When the snow’s deep on the hill, sometimes what you really need is a pair of snowshoes
In the April 2018 issue of The Great Outdoors, available now, Alex Nail looks back on a classic day out early in the season, using snowshoes to negotiate deep snows in the Beinn Damh Forest.
Alex is a professional mountain and landscape photographer and a regular contributor in the pages of our magazine. His portfolio was runner up in the 2018 Scottish Landscape Photographer of the Year award.
Here’s a taster from the feature, along with some photos that didn’t make it into print – and a few other, longer routes that make good snowshoeing missions…
By Alex Nail
“Check that the middle switch is up. Try again?…Hang on, I’ll ring someone.”
Harsharn’s phone calls, first to his lodger and then to his electrician, took up half an hour – power showers don’t fix themselves. At least it gave me an excuse to stay in the car enjoying the heated seats. Outside, wet snow covered the carpark and a light sleet was falling. It was grey and uninviting. I shuddered and turned the heater up.
Harsharn ended his calls and I put on every layer I had before reluctantly suggesting that we get going. We left at 10am, just as the first light of the day broke through above, striking the slopes of Beinn Alligin across the water. I felt a familiar tinge of regret at having missed the chance of a photo – I’d been trying to photograph snow in Scotland’s North West for years; letting any opportunity slide by was painful.
At the start of December, sunlight only lasts for a little over six hours each day this far north. We had five left. Now behind time, we hiked briskly through a woodland of Scots Pine. I promptly overheated. I know you’re supposed to start cold, but sometimes I’m a bit soft.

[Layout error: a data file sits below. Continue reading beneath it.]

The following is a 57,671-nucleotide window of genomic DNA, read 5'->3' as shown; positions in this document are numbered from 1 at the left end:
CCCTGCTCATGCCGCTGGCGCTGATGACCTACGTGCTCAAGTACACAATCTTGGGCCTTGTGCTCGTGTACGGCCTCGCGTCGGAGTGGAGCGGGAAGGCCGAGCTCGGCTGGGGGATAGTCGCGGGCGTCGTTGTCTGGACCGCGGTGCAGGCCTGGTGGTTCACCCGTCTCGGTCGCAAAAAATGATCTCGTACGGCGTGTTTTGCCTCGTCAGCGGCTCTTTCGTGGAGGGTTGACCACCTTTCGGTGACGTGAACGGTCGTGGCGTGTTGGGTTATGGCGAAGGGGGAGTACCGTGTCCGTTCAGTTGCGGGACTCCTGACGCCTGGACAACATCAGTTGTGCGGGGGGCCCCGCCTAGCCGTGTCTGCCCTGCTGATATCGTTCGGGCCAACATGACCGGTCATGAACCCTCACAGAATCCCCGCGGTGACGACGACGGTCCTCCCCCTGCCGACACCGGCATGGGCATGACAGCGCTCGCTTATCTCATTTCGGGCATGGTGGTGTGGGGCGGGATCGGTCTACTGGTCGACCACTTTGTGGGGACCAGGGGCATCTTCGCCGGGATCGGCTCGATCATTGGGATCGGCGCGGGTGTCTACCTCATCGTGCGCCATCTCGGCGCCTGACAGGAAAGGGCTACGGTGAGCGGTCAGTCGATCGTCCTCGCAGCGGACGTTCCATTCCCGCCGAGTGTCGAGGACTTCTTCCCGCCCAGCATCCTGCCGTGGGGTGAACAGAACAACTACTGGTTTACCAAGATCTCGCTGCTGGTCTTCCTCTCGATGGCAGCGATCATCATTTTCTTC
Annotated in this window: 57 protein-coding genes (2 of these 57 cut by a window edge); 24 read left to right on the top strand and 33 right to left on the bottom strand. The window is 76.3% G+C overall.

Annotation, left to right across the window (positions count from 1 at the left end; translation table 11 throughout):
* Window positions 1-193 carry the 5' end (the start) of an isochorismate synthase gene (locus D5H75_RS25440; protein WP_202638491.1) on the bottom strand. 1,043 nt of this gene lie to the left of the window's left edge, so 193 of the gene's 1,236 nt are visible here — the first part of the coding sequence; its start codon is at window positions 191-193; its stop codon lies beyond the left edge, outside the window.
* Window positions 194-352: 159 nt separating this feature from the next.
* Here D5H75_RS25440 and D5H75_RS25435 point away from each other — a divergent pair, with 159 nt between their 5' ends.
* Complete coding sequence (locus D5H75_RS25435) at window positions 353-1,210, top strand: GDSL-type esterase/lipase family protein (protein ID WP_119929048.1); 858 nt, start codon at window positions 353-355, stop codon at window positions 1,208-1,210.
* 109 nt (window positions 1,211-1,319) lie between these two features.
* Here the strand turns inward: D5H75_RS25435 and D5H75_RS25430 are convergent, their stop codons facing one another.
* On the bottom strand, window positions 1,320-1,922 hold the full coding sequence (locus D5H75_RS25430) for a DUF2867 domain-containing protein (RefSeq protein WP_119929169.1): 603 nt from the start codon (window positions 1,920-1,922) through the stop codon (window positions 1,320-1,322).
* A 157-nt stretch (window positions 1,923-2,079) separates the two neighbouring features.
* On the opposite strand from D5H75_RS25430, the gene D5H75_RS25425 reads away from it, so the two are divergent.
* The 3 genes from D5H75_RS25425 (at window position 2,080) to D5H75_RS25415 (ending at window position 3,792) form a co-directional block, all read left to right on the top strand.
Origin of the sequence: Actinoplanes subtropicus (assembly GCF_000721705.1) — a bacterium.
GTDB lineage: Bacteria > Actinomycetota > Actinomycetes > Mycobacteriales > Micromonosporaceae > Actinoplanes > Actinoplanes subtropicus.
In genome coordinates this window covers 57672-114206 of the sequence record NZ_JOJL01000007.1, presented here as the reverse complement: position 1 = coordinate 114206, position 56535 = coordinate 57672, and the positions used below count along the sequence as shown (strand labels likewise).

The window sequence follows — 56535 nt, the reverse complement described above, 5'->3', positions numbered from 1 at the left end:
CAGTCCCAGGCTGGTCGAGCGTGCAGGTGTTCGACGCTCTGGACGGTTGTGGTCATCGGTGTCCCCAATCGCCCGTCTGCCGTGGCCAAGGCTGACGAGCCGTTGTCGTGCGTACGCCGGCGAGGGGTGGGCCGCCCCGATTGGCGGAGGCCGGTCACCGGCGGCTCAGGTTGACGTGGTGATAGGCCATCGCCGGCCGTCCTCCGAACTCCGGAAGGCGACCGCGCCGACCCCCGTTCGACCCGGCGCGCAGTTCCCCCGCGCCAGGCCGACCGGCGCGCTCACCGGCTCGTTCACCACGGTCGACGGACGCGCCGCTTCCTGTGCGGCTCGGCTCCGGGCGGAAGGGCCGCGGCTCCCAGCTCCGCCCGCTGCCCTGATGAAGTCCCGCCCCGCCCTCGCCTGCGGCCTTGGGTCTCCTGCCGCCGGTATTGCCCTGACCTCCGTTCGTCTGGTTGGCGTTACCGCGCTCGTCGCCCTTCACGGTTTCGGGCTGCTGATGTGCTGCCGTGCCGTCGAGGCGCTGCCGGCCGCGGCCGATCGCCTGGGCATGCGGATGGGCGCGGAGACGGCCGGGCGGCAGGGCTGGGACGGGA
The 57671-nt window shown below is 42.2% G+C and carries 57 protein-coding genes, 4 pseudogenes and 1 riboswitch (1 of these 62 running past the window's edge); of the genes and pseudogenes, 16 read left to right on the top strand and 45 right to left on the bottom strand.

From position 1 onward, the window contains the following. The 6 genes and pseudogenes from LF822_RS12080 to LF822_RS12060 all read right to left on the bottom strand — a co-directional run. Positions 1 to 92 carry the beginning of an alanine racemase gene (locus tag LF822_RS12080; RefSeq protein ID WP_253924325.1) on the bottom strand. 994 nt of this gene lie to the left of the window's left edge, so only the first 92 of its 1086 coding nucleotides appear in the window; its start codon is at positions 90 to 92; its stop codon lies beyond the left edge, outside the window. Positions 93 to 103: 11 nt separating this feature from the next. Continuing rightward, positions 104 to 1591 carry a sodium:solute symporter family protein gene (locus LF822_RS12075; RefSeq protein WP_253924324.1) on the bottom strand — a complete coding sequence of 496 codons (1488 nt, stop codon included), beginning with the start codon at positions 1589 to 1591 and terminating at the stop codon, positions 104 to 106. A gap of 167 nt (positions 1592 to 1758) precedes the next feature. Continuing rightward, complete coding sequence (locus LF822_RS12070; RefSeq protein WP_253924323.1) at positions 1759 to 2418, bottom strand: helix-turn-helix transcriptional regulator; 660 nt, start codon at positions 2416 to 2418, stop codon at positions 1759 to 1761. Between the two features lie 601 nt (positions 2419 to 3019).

Our goal for the day, and the first peak of our trip, was Beinn na h-Eaglaise in the Beinn Damh Forest. At a modest 736m, it seemed a more sensible target than the Munros of Torridon to the north, particularly without knowledge of the conditions underfoot. Heavy snow driven on north-westerly winds in the preceding days had filled in all the southern- and eastern-facing slopes. Mountains with gentle northern approaches looked like a much better option.
Emerging from the trees after a short ascent, we were greeted with expansive views back to Torridon and ahead to Beinn Damh. Crystal-clear arctic air and a landscape cloaked in white made it hard to contain our excitement.
The footpath became boggier as it joined a small stream dotted with more pines, but the subsequent ford was thankfully easy due to the low water level. The path began to aim us past Beinn na h-Eaglaise and, with no ‘official’ route up, we left the trail in favour of snowy slopes and the occasional section of peat bog. As we climbed, the snow became gradually deeper, but it did little to slow us down. Constantly stopping to take photos had a much greater effect on our timing than the snow ever could.
After a short rocky section we reached gentler gradients which gradually levelled out as we reached the top. The snow was more than a foot deep for large sections and, having carried them up the mountain, we decided it was time to put the snowshoes on…
To read the rest of Alex’s feature, complete with route map and route guide, pick up a copy of our April 2018 issue.
All images © Alex Nail
More snowshoe-friendly routes
Before considering heading up into the mountains in snowy conditions, it’s vital that you have both the skills and the necessary gear to keep you safe. If in doubt, go with an experienced friend, take a winter skills course, or don’t go – the hills will still be there, but if you don’t respect them you might not be! This is particularly relevant after heavy snow when snowshoes are likely to be most useful, as avalanche risk tends to increase in these conditions.
- Staying safe in early-winter mountain conditions
- Avalanches: how to avoid them and how to survive them
- Getting into winter mountaineering: are you prepared?
1. A circuit of Ingleborough and Whernside
This circuit makes a good two-day outing in winter conditions, split up by a stay in Ingleton. With broad, gentle ridges and easy navigation, it’s a natural fit for snowy conditions.
2. Carn Dearg, Monadhliath
A more serious route, with potentially complex navigation if poor conditions are encountered, a narrower ridge, and a river crossing. There’s a bothy on the way down.
3. Braeriach from the north
More serious and remote still, and only feasible in winter if you break the route up with a wild camp. If you get it in good conditions it’ll be worth it, though.